It is necessary now to look at the relations of our Government with other nations, and in particular with France, whose fortunes just at this time had a clearly traceable effect on our own.

For several years the Court of England had been on terms of unprecedented cordiality with the French Court. The Queen had personally visited King Louis Philippe at the Chateau d'Eu - an event which we must go back as far as the days of Henry VIII to parallel - and had contracted a warm friendship for certain members of his family, in particular for the Queen, Marie Amelie, for the widowed Duchess of Orleans, a maternal cousin of Prince Albert, and for the perfect Louise, the truthful, unselfish second wife of Leopold, King of the Belgians, and daughter of the King of the French. It was a rude shock to all the warm feelings which our Queen, herself transparently honest, had learnt to cherish for her royal friends when the French King and his Minister, Guizot, entered into that fatal intrigue of theirs, "the Spanish marriages." Isabella, the young Queen of Spain, and her sister and heiress presumptive, Louisa, were yet unmarried at the time of the visit to the Chateau d'Eu; and about that time an undertaking was given by the French to the English Government that the Infanta Louisa should not marry a French prince until her sister, the actual Queen, "should be married and have children." The possible union of the crowns of France and Spain was known for a dream of French ambition, and was equally well known to be an object of dislike and dread to other European Powers. The engagement which the French King had now given seemed therefore well calculated to disarm suspicion and promote peace; but the one was reawakened and the other endangered when it became known that he had so used his power over the Spanish court as to procure that the royal sisters of Spain should be married on one day - Isabella, the Queen, to the most unfit and uncongenial of all the possible candidates for her hand; Louisa to King Louis Philippe's son, the Duke of Montpensier. The transaction on the face of it was far from respectable, since the credit and happiness of the young Spanish Queen seemed to have hardly entered into the consideration of those who arranged for her the mariage de convenance into which she was led blindfold; but when regarded as a violation of good faith it was additionally displeasing. Queen Victoria, to whom the scheme was imparted only when it was ripe for execution, through her personal friend Louise, Queen of the Belgians, replied to the communication in a tone of earnest, dignified remonstrance; but apparently the King was now too thoroughly committed to his scheme to be deterred by any reasoning or reproaches, and the tragical farce was played out. It had no good results for France; England was chilled and alienated, but the Spanish crown never devolved on the Duchess of Montpensier. Within two little years from her marriage that princess and all the French royal family fled from France, so hastily that they had scarcely money enough to provide for their journey, and appeared in England as fugitives, to be aided and protected by the Queen, who forgot all political resentment, and remembered only her personal regard for these fallen princes.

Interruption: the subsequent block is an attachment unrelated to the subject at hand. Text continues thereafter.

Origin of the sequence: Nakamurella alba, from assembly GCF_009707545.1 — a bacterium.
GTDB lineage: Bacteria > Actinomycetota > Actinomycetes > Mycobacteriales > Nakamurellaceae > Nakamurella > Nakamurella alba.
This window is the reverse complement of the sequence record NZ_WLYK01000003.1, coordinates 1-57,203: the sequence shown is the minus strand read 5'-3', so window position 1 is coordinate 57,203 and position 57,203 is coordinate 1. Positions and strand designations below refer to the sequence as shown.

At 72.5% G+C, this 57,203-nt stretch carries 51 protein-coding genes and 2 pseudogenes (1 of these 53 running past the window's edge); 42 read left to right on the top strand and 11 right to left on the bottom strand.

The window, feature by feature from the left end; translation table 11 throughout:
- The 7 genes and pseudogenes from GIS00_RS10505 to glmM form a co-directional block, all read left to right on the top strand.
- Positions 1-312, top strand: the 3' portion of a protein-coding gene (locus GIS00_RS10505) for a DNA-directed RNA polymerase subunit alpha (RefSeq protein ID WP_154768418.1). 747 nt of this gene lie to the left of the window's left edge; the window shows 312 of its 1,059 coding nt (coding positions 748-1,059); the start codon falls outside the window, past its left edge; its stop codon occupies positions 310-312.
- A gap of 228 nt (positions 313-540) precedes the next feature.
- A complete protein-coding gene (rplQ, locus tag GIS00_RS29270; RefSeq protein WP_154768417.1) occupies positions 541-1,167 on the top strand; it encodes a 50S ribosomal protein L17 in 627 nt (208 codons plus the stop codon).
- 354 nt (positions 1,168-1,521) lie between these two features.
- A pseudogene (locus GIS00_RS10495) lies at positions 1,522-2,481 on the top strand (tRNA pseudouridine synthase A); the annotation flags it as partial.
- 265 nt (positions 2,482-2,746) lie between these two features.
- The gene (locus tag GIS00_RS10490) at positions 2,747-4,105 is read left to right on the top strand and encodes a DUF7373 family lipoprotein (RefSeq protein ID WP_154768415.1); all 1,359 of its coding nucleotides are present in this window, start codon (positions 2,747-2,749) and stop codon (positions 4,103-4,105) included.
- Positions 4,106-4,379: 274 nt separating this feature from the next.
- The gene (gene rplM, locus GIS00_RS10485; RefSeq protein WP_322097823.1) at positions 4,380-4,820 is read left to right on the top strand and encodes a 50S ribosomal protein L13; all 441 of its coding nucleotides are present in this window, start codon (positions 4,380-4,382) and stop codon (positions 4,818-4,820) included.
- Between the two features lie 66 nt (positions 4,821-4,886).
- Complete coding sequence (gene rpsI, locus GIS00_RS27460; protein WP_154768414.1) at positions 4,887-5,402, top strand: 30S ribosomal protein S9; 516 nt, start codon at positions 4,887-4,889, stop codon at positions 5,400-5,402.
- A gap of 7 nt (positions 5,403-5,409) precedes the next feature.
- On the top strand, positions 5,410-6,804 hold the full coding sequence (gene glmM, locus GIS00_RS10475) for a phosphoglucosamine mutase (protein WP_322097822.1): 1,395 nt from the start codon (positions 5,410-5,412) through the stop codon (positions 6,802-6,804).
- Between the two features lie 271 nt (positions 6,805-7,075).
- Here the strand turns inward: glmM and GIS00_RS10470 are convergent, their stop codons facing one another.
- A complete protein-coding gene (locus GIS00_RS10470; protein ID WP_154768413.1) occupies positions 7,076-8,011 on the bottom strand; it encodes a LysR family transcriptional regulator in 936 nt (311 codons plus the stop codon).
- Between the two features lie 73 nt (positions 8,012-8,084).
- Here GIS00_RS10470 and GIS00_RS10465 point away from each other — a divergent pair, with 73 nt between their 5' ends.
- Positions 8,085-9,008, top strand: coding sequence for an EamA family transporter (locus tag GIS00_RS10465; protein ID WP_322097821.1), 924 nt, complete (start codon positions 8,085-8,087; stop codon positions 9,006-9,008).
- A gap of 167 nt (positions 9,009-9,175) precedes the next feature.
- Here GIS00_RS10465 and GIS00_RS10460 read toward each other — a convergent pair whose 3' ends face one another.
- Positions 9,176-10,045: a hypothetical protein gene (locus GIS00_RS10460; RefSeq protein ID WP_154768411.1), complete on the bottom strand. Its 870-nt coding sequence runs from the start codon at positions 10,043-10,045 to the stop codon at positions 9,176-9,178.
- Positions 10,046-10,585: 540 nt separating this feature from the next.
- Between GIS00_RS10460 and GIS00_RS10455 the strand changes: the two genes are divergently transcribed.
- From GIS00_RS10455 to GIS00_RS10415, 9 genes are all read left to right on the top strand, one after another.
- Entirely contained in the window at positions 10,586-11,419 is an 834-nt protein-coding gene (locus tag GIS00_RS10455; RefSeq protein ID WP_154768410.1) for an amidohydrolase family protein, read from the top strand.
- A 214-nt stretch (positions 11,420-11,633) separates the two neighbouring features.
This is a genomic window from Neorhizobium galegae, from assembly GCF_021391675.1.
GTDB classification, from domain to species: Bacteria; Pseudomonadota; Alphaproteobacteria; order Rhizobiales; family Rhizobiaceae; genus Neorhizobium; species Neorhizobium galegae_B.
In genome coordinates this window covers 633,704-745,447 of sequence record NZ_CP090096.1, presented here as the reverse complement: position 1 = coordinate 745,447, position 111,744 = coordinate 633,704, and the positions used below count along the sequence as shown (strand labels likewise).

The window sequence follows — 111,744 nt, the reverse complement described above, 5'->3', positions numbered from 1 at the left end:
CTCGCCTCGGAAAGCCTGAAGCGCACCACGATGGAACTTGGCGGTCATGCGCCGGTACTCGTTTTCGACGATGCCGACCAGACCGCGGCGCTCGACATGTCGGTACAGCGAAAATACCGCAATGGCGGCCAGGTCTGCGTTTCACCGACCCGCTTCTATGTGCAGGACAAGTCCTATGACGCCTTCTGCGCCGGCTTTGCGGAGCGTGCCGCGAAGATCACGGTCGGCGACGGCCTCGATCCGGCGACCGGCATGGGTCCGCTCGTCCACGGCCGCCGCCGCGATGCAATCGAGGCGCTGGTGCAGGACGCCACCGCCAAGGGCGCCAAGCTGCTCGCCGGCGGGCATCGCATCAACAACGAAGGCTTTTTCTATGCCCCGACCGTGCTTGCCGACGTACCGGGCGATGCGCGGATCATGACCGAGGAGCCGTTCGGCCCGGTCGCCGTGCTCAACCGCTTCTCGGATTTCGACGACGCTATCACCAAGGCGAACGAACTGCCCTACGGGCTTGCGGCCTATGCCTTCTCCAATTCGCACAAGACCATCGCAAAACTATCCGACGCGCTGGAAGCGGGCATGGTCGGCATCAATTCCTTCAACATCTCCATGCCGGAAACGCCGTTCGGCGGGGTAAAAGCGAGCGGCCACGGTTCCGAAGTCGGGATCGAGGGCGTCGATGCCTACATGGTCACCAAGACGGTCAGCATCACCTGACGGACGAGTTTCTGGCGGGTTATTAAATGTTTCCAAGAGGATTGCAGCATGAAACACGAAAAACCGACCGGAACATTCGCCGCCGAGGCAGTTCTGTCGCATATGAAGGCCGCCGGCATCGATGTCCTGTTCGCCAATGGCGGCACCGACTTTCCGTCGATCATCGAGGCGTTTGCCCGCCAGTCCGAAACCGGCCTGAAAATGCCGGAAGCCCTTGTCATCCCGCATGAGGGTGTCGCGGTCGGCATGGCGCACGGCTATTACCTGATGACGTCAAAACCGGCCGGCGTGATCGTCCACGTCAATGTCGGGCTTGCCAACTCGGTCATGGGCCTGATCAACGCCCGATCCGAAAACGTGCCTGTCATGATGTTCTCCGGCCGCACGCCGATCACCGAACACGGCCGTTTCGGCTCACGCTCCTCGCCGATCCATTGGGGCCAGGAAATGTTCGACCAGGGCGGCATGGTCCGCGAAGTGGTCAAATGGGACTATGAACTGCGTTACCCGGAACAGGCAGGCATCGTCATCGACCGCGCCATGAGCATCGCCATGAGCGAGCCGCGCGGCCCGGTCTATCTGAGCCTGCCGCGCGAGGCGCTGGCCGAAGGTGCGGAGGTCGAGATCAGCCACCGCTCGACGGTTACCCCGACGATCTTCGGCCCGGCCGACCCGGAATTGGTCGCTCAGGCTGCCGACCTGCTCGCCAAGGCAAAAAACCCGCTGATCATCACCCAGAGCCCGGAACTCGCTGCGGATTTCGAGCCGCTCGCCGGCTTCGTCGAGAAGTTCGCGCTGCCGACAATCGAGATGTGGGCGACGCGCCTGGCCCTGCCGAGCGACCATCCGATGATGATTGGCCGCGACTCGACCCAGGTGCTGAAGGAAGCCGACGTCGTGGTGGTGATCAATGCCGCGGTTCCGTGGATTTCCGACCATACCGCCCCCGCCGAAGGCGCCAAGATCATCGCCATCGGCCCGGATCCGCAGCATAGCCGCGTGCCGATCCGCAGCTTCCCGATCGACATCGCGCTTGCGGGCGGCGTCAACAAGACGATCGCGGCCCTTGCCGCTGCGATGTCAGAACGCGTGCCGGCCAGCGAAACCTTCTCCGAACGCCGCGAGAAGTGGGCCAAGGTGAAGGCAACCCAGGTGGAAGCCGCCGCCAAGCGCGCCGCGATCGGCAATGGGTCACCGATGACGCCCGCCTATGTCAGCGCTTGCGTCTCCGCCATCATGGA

The overthrow of the Orleans dynasty in 1848 was a complete surprise, and men have never ceased to see something disgraceful in its amazing suddenness. Here was a great king, respected for wisdom and daring, and supposed to understand at every point the character of the land he ruled, his power appearing unshaken, while it was known to be backed with an army one hundred thousand strong. And almost without warning a whirlwind of insurrection against this solid power and this able ruler broke out, and in a few wild hours swept the whole fabric into chaos. Nothing caused more surprise at the moment than the extreme bitterness of animosity which the insurgents manifested towards the king's person, unless it were the tameness with which he submitted to his fate and the precipitancy of his flight. There was something rotten in the state of things, men said, which could thus dissolve, crushed like a swollen fungus by a casual foot. And indeed, whether with perfect justice or not, Louis Philippe's Administration had come to be deemed corrupt some time ere his fall. The free-spoken Parisians had openly flouted it as such: witness a mock advertisement placarded in the streets: "A nettoyer, deux Chambres et une Cour": "Two Chambers and a Court to clean." A French Government that had been crafty, but not crafty enough to conceal the fact, that was rather contemned for plotting than dreaded for unscrupulous energy, was already in peril. The still unsubdued revolutionary spirit, working under the smooth surface of French society, was the element which accomplished the destruction of this discredited Government.

The outbreak in France acted like a spark in a powder magazine; ere long great part of Europe was shaken by the second great revolutionary upheaval, when potentates seemed falling and ancient dynasties crumbling on all sides - a period of eager hope to many, followed by despair when the reaction set in, accompanied in too many places by repressive measures of pitiless severity. The contemptuous feeling with which many Englishmen were wont to view such Continental troubles is well embodied in the lines which Tennyson put into the mouth of one of his characters, speaking of France: